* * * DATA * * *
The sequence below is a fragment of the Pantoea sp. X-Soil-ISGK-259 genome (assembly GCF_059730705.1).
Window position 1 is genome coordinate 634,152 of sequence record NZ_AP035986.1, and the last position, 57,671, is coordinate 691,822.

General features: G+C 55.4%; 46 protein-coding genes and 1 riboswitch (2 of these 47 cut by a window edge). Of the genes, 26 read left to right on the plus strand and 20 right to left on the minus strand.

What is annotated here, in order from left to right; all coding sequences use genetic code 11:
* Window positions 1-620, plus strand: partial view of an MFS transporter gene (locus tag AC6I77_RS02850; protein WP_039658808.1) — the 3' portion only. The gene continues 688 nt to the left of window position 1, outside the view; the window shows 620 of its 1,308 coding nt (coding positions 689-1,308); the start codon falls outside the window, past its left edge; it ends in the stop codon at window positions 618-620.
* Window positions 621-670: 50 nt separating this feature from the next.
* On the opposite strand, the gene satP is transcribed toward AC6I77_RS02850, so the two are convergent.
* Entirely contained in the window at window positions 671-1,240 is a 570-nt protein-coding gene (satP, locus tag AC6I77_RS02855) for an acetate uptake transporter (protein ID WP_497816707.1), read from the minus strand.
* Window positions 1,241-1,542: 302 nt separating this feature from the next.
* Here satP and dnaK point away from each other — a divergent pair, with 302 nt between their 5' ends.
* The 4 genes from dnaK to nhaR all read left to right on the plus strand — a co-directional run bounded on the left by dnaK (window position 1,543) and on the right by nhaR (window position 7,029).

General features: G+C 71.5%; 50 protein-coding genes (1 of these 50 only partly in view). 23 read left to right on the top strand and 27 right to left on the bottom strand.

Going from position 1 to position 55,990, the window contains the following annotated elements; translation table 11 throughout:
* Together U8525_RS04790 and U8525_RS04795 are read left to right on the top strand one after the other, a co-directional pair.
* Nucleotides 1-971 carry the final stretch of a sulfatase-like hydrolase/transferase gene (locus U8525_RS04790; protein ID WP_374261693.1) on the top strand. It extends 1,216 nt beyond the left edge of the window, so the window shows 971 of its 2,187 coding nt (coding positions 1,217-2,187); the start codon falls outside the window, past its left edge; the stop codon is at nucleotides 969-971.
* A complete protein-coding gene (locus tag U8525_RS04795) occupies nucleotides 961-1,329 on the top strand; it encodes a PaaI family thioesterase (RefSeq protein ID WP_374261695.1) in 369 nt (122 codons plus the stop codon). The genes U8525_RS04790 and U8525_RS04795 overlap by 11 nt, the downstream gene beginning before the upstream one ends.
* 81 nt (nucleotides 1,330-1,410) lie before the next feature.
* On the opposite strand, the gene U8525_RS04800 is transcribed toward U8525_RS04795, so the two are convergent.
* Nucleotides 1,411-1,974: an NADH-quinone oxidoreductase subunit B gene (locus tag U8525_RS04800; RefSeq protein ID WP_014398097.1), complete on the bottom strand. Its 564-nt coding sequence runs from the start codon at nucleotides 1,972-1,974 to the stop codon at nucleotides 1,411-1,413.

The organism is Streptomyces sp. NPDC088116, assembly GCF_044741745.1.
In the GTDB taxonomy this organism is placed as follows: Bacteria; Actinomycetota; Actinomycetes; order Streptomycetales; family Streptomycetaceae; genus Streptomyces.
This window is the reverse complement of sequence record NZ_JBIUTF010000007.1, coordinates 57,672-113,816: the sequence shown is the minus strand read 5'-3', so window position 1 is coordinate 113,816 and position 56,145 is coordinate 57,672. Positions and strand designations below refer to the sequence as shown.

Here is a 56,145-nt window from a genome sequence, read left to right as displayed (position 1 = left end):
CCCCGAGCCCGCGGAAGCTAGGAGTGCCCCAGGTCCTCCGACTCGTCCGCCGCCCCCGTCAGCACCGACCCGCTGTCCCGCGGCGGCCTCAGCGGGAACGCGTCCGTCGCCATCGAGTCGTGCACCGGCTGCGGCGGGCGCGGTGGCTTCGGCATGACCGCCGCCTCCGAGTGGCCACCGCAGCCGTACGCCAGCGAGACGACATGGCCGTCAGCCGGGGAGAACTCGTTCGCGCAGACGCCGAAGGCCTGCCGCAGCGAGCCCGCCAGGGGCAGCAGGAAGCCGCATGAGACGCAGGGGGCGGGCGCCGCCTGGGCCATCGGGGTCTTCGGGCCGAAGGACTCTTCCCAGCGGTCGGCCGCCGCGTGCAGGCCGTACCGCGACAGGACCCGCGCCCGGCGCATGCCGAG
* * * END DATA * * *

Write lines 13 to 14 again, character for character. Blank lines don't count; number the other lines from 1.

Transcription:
Going from position 1 to position 55,990, the window contains the following annotated elements; translation table 11 throughout:
* Together U8525_RS04790 and U8525_RS04795 are read left to right on the top strand one after the other, a co-directional pair.